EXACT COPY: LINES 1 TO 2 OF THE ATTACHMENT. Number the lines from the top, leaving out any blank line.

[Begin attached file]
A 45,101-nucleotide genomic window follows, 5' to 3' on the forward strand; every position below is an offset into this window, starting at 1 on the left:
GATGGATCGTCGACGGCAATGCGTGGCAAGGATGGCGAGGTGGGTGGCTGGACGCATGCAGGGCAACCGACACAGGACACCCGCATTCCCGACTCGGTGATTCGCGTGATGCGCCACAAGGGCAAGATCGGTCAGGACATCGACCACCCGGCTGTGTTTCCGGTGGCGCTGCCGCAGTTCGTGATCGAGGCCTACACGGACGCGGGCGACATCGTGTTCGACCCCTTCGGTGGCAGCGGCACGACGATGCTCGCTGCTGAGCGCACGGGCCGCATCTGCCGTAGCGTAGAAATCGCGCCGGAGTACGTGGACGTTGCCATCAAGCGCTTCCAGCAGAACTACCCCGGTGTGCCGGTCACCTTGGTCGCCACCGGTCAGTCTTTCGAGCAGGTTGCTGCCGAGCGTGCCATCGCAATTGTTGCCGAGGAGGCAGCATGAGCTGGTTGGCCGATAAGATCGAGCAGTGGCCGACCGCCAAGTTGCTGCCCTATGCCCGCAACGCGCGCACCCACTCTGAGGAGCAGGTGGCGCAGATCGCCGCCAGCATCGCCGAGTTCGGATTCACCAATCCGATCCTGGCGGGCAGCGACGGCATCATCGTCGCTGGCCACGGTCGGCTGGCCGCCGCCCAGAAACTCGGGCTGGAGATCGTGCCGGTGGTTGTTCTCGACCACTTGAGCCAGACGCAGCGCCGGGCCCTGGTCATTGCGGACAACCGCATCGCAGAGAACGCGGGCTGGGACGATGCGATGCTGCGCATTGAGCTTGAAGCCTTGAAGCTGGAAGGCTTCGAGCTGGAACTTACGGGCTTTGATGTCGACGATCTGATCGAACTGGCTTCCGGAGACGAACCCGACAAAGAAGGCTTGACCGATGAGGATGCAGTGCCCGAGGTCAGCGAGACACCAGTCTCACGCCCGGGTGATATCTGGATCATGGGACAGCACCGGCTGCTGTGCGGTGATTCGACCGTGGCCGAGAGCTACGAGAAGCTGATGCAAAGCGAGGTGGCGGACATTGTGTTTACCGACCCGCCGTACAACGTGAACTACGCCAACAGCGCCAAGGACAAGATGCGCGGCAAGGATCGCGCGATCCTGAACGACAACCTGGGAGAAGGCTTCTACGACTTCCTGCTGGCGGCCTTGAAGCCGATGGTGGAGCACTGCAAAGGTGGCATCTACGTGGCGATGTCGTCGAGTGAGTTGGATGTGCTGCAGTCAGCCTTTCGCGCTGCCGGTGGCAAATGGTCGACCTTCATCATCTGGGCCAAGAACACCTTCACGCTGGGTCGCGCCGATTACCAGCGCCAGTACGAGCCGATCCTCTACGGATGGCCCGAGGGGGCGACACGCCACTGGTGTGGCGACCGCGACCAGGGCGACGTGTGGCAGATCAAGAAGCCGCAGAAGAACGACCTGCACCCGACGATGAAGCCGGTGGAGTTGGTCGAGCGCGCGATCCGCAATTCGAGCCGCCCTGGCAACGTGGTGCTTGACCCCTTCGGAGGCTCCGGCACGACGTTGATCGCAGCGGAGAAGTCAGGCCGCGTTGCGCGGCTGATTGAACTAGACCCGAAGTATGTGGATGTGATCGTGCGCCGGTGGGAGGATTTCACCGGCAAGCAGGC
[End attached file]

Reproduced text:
A 45,101-nucleotide genomic window follows, 5' to 3' on the forward strand; every position below is an offset into this window, starting at 1 on the left:
GATGGATCGTCGACGGCAATGCGTGGCAAGGATGGCGAGGTGGGTGGCTGGACGCATGCAGGGCAACCGACACAGGACACCCGCATTCCCGACTCGGTGATTCGCGTGATGCGCCACAAGGGCAAGATCGGTCAGGACATCGACCACCCGGCTGTGTTTCCGGTGGCGCTGCCGCAGTTCGTGATCGAGGCCTACACGGACGCGGGCGACATCGTGTTCGACCCCTTCGGTGGCAGCGGCACGACGATGCTCGCTGCTGAGCGCACGGGCCGCATCTGCCGTAGCGTAGAAATCGCGCCGGAGTACGTGGACGTTGCCATCAAGCGCTTCCAGCAGAACTACCCCGGTGTGCCGGTCACCTTGGTCGCCACCGGTCAGTCTTTCGAGCAGGTTGCTGCCGAGCGTGCCATCGCAATTGTTGCCGAGGAGGCAGCATGAGCTGGTTGGCCGATAAGATCGAGCAGTGGCCGACCGCCAAGTTGCTGCCCTATGCCCGCAACGCGCGCACCCACTCTGAGGAGCAGGTGGCGCAGATCGCCGCCAGCATCGCCGAGTTCGGATTCACCAATCCGATCCTGGCGGGCAGCGACGGCATCATCGTCGCTGGCCACGGTCGGCTGGCCGCCGCCCAGAAACTCGGGCTGGAGATCGTGCCGGTGGTTGTTCTCGACCACTTGAGCCAGACGCAGCGCCGGGCCCTGGTCATTGCGGACAACCGCATCGCAGAGAACGCGGGCTGGGACGATGCGATGCTGCGCATTGAGCTTGAAGCCTTGAAGCTGGAAGGCTTCGAGCTGGAACTTACGGGCTTTGATGTCGACGATCTGATCGAACTGGCTTCCGGAGACGAACCCGACAAAGAAGGCTTGACCGATGAGGATGCAGTGCCCGAGGTCAGCGAGACACCAGTCTCACGCCCGGGTGATATCTGGATCATGGGACAGCACCGGCTGCTGTGCGGTGATTCGACCGTGGCCGAGAGCTACGAGAAGCTGATGCAAAGCGAGGTGGCGGACATTGTGTTTACCGACCCGCCGTACAACGTGAACTACGCCAACAGCGCCAAGGACAAGATGCGCGGCAAGGATCGCGCGATCCTGAACGACAACCTGGGAGAAGGCTTCTACGACTTCCTGCTGGCGGCCTTGAAGCCGATGGTGGAGCACTGCAAAGGTGGCATCTACGTGGCGATGTCGTCGAGTGAGTTGGATGTGCTGCAGTCAGCCTTTCGCGCTGCCGGTGGCAAATGGTCGACCTTCATCATCTGGGCCAAGAACACCTTCACGCTGGGTCGCGCCGATTACCAGCGCCAGTACGAGCCGATCCTCTACGGATGGCCCGAGGGGGCGACACGCCACTGGTGTGGCGACCGCGACCAGGGCGACGTGTGGCAGATCAAGAAGCCGCAGAAGAACGACCTGCACCCGACGATGAAGCCGGTGGAGTTGGTCGAGCGCGCGATCCGCAATTCGAGCCGCCCTGGCAACGTGGTGCTTGACCCCTTCGGAGGCTCCGGCACGACGTTGATCGCAGCGGAGAAGTCAGGCCGCGTTGCGCGGCTGATTGAACTAGACCCGAAGTATGTGGATGTGATCGTGCGCCGGTGGGAGGATTTCACCGGCAAGCAGGC